When her work schedule permits, state employee Lisa Clark heads for a Frankfort fitness club and extends her lunch hour by 30 minutes, following a policy that allows staff at the Department of Financial Institutions to exercise on paid time.
Clark, 49, said the exercise time has proved so beneficial that she hasn't had to go to the doctor for her low back pain and fibromyalgia — a condition marked by body-wide pain and tender points — in a year.
"Nothing has helped me like exercise has," said Clark, an administrative coordinator. "For me to be able to incorporate it into my lunch hour, motivates me to go to the gym."
The Department of Financial Institutions is one of at least four state agencies that offer employees the opportunity to get fit while getting paid. Other agencies with paid-exercise programs include the Department of Military Affairs, the Department of Veterans Affairs and the Personnel Cabinet.
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Rules for using the benefit vary among agencies. Some workers are limited to 90 minutes of paid exercise per week, while others can exercise up to five hours a week while on the clock. On any given day, employees can exercise from 30 to 60 minutes, depending on which agency they work for.
All employees must get a supervisor's approval, which is supposed to be given only if the workload on a given day allows.
It's not known exactly how many state workers make use of the benefit. Since individual supervisors are charged with tracking how their employees use the program, centralized records on the number of participants aren't kept, officials said.
Still, officials say they're confident the physical fitness policies are cost effective.
"A wellness break is just like any other break time," said Crystal Pryor, spokeswoman for the Personnel Cabinet. "The difference is that this break results in reduced absenteeism, increased productivity, higher employee morale and lower health care costs for the Kentucky Employees' Health Plan, the state's self-funded insurance program."
Pryor pointed to a Harvard University study published in 2010 that found that "medical costs fall about $3.27 for every dollar spent on wellness programs, and absentee day costs fall by about $2.73 for every dollar spent."
Clark is one of three employees in her department who exercise on paid time, as she has done since the program began in her department in 2009. At one point, 10 employees were in the program, said spokesman Dick Brown.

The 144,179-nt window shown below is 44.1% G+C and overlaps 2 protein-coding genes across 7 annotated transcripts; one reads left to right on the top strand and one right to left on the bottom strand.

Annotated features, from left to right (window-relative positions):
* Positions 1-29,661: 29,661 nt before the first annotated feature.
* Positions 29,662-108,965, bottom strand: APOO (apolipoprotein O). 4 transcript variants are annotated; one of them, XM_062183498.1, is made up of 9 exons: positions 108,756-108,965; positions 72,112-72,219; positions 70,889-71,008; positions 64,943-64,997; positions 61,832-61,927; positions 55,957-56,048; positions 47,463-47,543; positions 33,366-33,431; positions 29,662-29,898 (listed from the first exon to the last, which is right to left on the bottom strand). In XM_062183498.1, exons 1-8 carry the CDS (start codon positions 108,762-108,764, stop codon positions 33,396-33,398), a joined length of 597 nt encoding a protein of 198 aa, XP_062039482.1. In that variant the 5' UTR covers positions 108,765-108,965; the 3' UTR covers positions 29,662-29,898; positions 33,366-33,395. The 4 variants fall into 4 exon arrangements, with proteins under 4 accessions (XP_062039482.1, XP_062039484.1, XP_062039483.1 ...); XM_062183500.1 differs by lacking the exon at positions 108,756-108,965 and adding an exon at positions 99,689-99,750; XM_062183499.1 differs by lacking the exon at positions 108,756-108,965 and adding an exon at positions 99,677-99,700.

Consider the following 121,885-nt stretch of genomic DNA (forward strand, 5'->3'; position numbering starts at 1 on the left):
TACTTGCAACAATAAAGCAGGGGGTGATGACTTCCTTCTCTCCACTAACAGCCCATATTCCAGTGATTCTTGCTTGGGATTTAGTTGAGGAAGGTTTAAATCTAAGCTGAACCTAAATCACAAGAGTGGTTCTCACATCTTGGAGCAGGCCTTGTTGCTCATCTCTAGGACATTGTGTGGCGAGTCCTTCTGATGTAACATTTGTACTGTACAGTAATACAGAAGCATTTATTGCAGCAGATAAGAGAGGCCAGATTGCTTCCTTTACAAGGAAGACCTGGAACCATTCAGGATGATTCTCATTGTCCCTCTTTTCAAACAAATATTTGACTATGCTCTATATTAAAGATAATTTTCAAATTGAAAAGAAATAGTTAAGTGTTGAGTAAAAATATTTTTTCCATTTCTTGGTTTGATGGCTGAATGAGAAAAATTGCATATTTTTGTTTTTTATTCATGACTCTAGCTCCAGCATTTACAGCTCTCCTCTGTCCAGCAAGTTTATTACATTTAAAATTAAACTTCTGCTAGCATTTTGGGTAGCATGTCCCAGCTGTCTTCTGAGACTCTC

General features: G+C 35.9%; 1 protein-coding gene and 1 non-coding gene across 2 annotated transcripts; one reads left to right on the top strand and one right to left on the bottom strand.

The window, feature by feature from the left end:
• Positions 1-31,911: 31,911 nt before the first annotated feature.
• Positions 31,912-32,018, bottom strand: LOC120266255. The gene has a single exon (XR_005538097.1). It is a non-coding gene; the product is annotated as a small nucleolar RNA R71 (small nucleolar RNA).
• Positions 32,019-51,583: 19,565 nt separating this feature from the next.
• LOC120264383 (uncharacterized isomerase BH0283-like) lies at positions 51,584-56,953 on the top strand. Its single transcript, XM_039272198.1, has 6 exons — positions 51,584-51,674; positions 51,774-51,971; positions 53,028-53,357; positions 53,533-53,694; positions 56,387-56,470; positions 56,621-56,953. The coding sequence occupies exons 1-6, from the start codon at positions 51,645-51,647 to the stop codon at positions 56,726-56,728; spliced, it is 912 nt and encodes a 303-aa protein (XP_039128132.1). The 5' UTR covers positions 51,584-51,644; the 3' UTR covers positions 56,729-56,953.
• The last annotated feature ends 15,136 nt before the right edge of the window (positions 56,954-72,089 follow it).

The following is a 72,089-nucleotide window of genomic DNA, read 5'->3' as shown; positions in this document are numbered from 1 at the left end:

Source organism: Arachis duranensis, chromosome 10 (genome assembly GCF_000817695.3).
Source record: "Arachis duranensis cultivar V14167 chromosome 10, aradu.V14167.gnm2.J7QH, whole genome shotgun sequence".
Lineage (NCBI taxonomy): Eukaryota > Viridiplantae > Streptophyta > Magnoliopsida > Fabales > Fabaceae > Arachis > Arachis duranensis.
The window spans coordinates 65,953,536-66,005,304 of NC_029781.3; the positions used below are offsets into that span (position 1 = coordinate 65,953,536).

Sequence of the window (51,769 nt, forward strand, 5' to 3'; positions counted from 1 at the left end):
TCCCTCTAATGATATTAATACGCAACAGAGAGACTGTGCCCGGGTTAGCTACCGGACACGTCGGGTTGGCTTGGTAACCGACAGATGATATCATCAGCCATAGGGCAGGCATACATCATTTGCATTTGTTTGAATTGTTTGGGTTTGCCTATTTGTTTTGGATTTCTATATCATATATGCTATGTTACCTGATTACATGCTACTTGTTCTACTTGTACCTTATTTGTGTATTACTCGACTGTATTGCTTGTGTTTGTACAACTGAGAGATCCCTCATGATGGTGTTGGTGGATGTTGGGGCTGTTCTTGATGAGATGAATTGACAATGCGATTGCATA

"If I go work out, I think it's not going to cost near as much as doctor visits and X-rays," Clark said.
At least one other state, some universities and some city governments have similar policies that allow employees to exercise while being paid.
Montana allows employees two 15-minute exercise periods daily, said Leslie Scott, executive director of the National Association of State Personnel Executives.
As in Kentucky, the time cannot be used to offset coming in late or leaving early, Scott said.
Personnel Cabinet employees, if approved by their supervisor, can use up to 30 minutes of work time a day for exercise, with a limit of 90 minutes per week.
Pryor estimates that less than 20 Personnel Cabinet employees participate in the program, and of those 20, not all fully utilize the policy. Some participants only use the time once or twice a month, she said.
The Department of Financial Institutions allows employees to exercise on paid time for up to 150 minutes per week. Time used to travel to and from the exercise site is included in the total. Employees must sign in and sign out before and after the exercise.
"Often these employees are discussing work issues while they are exercising so we really don't see this as cutting back on productivity," said Brown. "There are no hard facts around the impact of the program on reduction of sick leave, but certainly that is one of the benefits and trade-offs we hope to see over time."
Lisa Aug, a spokeswoman for the Department of Veterans Affairs, said at Eastern Kentucky Veterans Center in Hazard, 161 out of 165 employees have participated in the exercise program at least once. In warmer months, up to 74 of the 165 employees participate at any given time, she said.
Thomson-Hood Veterans Center in Wilmore has 375 employees. An undocumented number of them use up to three hours per week to walk on the grounds or to the town of Wilmore, and to use the exercise equipment donated for their use in an unused room in the facility, Aug said.
The Department of Veterans Affairs' policy for the exercise program notes that "serving veterans through all of our programs shall always take priority."
The Department of Military Affairs has the most liberal exercise policy, allowing one hour of exercise each day or five hours each week on state time.
Between 20 to 25 percent of the department's 720 employees take part in the program, though rarely to the full extent, said spokesman David Altom.
"The key to our physical fitness program is found in the nature of our mission: the Department of Military Affairs is supporting the Kentucky National Guard in a time of war," Altom said.
Civilians and military personnel work side by side and are expected to be equally physically fit, he said.
"The payback," he said, is in "productivity and morale."